Download a copy – Updated 2014
During ventricular filling, the papillary muscles are relaxed and the AV valves are opened by the pressure gradient between the atrium and the respective ventricle.
This illustration may be helpful: http://www.youtube.com/watch?v=rgY7Ic_9K0M
At the start of ventricular systole, contraction of the papillary muscles tenses the chordae tendineae, and causes the AV valves to shut (S1). This minimizes regurgitation of blood into the atrium during ventricular contraction.
When both papillary muscles are damaged in the left ventricle (such as by papillary muscle infarction), the clinical consequence is typically mitral regurgitation.
Poorly contracting papillary muscles (in the left ventricle) may allow the cusps of the mitral valve to prolapse into the left atrium during left ventricular systole. When the leaflets of the valve prolapse into the atrium, the inner margins of the cusps are further separated making regurgitation more likely.
Of course, additional factors may contribute to mitral regurgitation depending on the presence of other predisposing factors. For example, an abnormally dilated left ventricle may widen the mitral valve annulus, and regurgitation can occur in the absence of pathology in the mitral (or tricuspid) valve per se. This phenomenon is called “functional” regurgitation.
Potassium efflux is the major mechanism of repolarization of ventricular myocytes. This current is sensitive to extracellular potassium level, and in hyperkalemia, potassium conductance is increased so that more potassium leaves the myocyte in any given time period. This leads to an increase in the slope of phases 2 and 3 of the action potential and a shortening of the repolarization time. This is thought to be the mechanism responsible for some of the early electrocardiographic manifestations of hyperkalemia, such as ST-T segment depression, peaked T waves, and Q-T interval shortening.
Jose and Collison (1970) defined <strong>“intrinsic heart rate (IHR)”</strong>, as the heart rate under the simultaneous presence of the nonselective β-adrenoceptor antagonist propranolol (0.2 mg/kg) and the muscarinic receptor blocker atropine (0.04 mg/kg) 5 min after these injections, and this definition continues to be used in mainstream cardiology literature. In their study of over 400 apparently healthy human subjects age (ranging from 18-60 yr) intrinsic heart rate of the SA node in humans ranged from 80-120 (mean 104) beats per minute. Another important observation they made was a reduction in intrinsic heart rate with age. Based on their data, the relationship between age and IHR was as follows:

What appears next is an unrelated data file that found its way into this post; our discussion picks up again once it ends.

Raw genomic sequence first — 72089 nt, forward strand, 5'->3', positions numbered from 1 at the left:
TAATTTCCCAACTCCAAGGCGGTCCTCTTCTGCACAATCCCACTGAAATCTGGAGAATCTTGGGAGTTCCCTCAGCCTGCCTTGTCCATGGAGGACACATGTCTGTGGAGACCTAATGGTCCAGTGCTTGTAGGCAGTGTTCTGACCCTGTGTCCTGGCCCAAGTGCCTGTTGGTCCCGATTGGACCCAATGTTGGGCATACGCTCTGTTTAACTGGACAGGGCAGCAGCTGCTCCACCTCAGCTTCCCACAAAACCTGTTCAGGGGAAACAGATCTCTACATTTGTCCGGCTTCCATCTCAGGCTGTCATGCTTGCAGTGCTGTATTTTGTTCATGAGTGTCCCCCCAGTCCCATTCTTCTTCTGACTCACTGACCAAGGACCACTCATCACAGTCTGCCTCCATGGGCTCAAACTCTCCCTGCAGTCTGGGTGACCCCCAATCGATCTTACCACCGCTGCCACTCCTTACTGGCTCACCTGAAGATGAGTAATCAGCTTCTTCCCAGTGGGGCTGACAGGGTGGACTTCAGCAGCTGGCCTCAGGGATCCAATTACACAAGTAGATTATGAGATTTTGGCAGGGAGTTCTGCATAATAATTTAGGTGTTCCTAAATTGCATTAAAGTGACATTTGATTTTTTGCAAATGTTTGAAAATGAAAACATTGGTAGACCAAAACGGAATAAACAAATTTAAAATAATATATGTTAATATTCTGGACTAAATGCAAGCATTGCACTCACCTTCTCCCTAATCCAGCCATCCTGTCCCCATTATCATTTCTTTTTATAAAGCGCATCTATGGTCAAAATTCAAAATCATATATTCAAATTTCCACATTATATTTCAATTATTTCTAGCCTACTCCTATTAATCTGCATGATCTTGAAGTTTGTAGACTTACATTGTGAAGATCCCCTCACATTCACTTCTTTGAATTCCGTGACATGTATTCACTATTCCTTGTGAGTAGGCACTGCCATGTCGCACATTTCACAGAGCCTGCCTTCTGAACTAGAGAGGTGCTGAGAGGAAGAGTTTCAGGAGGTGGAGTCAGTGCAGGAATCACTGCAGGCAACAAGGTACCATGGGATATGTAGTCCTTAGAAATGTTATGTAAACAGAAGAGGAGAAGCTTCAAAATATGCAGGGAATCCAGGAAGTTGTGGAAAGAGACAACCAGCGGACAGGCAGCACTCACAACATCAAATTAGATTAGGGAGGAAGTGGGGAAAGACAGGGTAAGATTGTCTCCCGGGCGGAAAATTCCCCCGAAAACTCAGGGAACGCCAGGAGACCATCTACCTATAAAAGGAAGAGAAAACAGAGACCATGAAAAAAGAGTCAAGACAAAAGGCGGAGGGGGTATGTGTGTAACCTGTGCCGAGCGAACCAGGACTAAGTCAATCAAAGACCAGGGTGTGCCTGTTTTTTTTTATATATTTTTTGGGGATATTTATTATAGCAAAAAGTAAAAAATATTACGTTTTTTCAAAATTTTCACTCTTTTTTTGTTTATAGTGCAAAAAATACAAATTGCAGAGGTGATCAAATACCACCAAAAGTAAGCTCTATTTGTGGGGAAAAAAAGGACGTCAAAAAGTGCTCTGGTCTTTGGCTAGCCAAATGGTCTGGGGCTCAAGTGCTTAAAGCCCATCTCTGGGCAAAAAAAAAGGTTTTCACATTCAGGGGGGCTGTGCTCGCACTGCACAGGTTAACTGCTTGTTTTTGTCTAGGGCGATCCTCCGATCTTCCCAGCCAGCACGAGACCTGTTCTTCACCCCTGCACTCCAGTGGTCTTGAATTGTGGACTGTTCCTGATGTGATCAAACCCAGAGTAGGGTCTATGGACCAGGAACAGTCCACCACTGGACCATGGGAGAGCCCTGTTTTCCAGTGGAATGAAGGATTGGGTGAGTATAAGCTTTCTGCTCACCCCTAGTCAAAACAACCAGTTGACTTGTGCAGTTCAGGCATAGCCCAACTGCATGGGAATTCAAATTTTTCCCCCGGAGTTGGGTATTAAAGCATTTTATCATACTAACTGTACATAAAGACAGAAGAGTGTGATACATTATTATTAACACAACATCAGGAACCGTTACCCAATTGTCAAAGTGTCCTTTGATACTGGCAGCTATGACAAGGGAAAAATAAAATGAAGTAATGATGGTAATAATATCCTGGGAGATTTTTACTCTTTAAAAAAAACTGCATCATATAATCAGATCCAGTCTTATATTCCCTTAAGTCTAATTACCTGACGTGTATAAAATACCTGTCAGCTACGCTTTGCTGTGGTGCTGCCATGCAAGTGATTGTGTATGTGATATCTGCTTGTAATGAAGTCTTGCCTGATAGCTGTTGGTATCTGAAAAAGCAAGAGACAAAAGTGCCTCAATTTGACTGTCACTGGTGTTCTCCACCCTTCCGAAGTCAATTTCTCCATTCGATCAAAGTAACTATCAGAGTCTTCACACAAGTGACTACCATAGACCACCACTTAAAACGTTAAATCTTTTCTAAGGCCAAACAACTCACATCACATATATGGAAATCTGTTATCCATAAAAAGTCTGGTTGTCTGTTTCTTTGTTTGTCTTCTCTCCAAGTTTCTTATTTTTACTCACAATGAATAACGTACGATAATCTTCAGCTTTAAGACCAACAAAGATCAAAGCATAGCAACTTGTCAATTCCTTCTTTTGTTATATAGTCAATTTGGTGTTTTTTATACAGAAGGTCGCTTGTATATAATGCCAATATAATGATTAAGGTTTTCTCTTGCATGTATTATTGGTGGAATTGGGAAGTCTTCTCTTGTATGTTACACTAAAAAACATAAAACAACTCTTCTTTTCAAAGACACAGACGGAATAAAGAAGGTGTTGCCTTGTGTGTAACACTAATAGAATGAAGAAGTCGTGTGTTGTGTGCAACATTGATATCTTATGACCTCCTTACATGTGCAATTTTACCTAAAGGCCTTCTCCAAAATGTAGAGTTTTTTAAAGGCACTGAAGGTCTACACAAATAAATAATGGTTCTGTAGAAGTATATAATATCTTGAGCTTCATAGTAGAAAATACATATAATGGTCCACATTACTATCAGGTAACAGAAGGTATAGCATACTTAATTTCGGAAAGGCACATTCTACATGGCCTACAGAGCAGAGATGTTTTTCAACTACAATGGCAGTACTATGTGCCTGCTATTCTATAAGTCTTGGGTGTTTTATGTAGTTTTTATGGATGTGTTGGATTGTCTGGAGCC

IHR = 118 – (age * 0.57); even for someone 60 years old, IHR would be 80 bpm.
If resting HR is lower (as it is in most healthy individuals) than an individual’s intrinsic HR, it means that, at rest, vagal influences dominate over sympathetic influences on the SA node’s intrinsic firing rate.
Sick sinus syndrome (or sinus node dysfunction) is by definition an abnormally low “intrinsic heart rate”. Someone with an intrinsic sinus rate of 60 bpm would likely be very prone to the consequences of bradycardia (low cardiac output and hypotension and its consequences).
The “intrinsic rate” of the AV node or the Purkinje system is not as easily determined in healthy humans and indirect electrophysiologic methods are used, but it is true that even with autonomic support AV nodal firing frequency is significantly lower than that of the SA node. That is why the SA node normally is the pacemaker. Similarly, even with sympathetic stimulation, an infranodal rhythm originating in the Purkinje system may result in a ventricular rate as low as 20 bpm (but this rate is not to be called intrinsic rate of the Purkinje system).
If you encounter someone with a resting heart rate of say 40-50 bpm, there are only two broad possibilities:
– Increase in vagal tone;
– Abnormally low intrinsic heart rate (and or disease of the cardiac conduction system);
Individuals whose low resting HR is as low as 40 bpm because of heightened vagal tone at rest may be going about their work as usual (example, well trained athletes), because they have a larger stroke volume. On the other hand someone whose resting HR is 40 bpm because of sinus node dysfunction or disease of the conduction system will be very vulnerable to hypotension from low cardiac output.
Dissecting these two possibilities in an individual with bradycardia (HR < 60 bpm) is usually achieved clinically by asking the question: HR is low – so what? Is there any evidence of cerebral hypoperfusion because the HR is as low, and with an EKG. Someone with bradycardia due to sinus node dysfunction is less likely to demonstrate significant sinus arrhythmia (one can assess this by checking the ECG during deep breathing); normally, during deep inspiration, cardiac acceleration is apparent, and the heart rate decreases during deep expiration. On the other hand an athlete with sinus bradycardia will have profound respiratory sinus arrhythmia (and this is a normal phenomenon brought about by fluctuations in vagal nerve traffic to the heart with breathing).
If further evidence is needed, the response to an intravenous bolus of atropine will provide the answer. If the resting bradycardia is due to high vagal tone, the response to atropine will consist of a profound increase in HR 20 bpm or greater. On the other hand if bradycardia were due to SA nodal dysfunction, the heart rate increment with atropine will be negligible (not exceed 5 bpm).
See this video clip http://www.nature.com/gimo/contents/pt1/images/gimo19-v3.mov
It is a videofluoroscopic study of the oropharyngeal phase of swallowing that shows aspiration of barium sulfate into the trachea. Patients with strokes affecting the medulla, myasthenia gravis, or motor neuron disease may have defects in swallowing that increase the likelihood of aspiration pneumonia.